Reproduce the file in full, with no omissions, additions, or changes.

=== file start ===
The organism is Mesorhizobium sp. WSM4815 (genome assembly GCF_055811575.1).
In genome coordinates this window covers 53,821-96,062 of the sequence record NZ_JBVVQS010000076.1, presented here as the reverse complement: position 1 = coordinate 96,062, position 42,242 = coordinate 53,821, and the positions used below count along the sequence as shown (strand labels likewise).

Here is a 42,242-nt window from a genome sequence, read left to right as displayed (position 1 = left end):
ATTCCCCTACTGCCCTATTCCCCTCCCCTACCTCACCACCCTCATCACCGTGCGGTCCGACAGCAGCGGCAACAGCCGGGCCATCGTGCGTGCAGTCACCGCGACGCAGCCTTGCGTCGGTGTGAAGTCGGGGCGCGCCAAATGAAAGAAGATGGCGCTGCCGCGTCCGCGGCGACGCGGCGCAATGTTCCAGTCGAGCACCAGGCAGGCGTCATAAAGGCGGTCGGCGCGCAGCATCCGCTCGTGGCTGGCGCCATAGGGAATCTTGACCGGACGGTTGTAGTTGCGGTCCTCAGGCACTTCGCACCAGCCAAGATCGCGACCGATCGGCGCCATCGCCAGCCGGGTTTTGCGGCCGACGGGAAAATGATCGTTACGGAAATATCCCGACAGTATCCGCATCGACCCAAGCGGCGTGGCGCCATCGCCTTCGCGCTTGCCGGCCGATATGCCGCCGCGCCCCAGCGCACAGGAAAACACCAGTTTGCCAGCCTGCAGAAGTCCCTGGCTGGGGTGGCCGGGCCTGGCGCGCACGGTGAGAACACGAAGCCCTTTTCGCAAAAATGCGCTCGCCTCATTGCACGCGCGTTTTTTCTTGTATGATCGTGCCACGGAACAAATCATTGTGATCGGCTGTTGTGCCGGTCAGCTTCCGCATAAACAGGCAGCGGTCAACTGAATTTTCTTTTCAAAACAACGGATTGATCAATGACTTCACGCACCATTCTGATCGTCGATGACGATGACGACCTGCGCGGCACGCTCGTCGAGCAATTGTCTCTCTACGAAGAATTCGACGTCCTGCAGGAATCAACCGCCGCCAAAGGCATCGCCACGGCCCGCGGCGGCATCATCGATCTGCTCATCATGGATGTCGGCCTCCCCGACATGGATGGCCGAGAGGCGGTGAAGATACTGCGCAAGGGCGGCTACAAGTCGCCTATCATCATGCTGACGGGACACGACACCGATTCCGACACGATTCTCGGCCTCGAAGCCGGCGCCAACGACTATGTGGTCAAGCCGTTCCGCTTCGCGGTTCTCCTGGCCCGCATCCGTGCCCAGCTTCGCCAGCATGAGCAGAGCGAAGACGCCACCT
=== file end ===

The organism is Mesorhizobium sp. WSM4815 (genome assembly GCF_055811575.1).
In genome coordinates this window covers 53,821-96,062 of the sequence record NZ_JBVVQS010000076.1, presented here as the reverse complement: position 1 = coordinate 96,062, position 42,242 = coordinate 53,821, and the positions used below count along the sequence as shown (strand labels likewise).

Here is a 42,242-nt window from a genome sequence, read left to right as displayed (position 1 = left end):
ATTCCCCTACTGCCCTATTCCCCTCCCCTACCTCACCACCCTCATCACCGTGCGGTCCGACAGCAGCGGCAACAGCCGGGCCATCGTGCGTGCAGTCACCGCGACGCAGCCTTGCGTCGGTGTGAAGTCGGGGCGCGCCAAATGAAAGAAGATGGCGCTGCCGCGTCCGCGGCGACGCGGCGCAATGTTCCAGTCGAGCACCAGGCAGGCGTCATAAAGGCGGTCGGCGCGCAGCATCCGCTCGTGGCTGGCGCCATAGGGAATCTTGACCGGACGGTTGTAGTTGCGGTCCTCAGGCACTTCGCACCAGCCAAGATCGCGACCGATCGGCGCCATCGCCAGCCGGGTTTTGCGGCCGACGGGAAAATGATCGTTACGGAAATATCCCGACAGTATCCGCATCGACCCAAGCGGCGTGGCGCCATCGCCTTCGCGCTTGCCGGCCGATATGCCGCCGCGCCCCAGCGCACAGGAAAACACCAGTTTGCCAGCCTGCAGAAGTCCCTGGCTGGGGTGGCCGGGCCTGGCGCGCACGGTGAGAACACGAAGCCCTTTTCGCAAAAATGCGCTCGCCTCATTGCACGCGCGTTTTTTCTTGTATGATCGTGCCACGGAACAAATCATTGTGATCGGCTGTTGTGCCGGTCAGCTTCCGCATAAACAGGCAGCGGTCAACTGAATTTTCTTTTCAAAACAACGGATTGATCAATGACTTCACGCACCATTCTGATCGTCGATGACGATGACGACCTGCGCGGCACGCTCGTCGAGCAATTGTCTCTCTACGAAGAATTCGACGTCCTGCAGGAATCAACCGCCGCCAAAGGCATCGCCACGGCCCGCGGCGGCATCATCGATCTGCTCATCATGGATGTCGGCCTCCCCGACATGGATGGCCGAGAGGCGGTGAAGATACTGCGCAAGGGCGGCTACAAGTCGCCTATCATCATGCTGACGGGACACGACACCGATTCCGACACGATTCTCGGCCTCGAAGCCGGCGCCAACGACTATGTGGTCAAGCCGTTCCGCTTCGCGGTTCTCCTGGCCCGCATCCGTGCCCAGCTTCGCCAGCATGAGCAGAGCGAAGACGCCACCT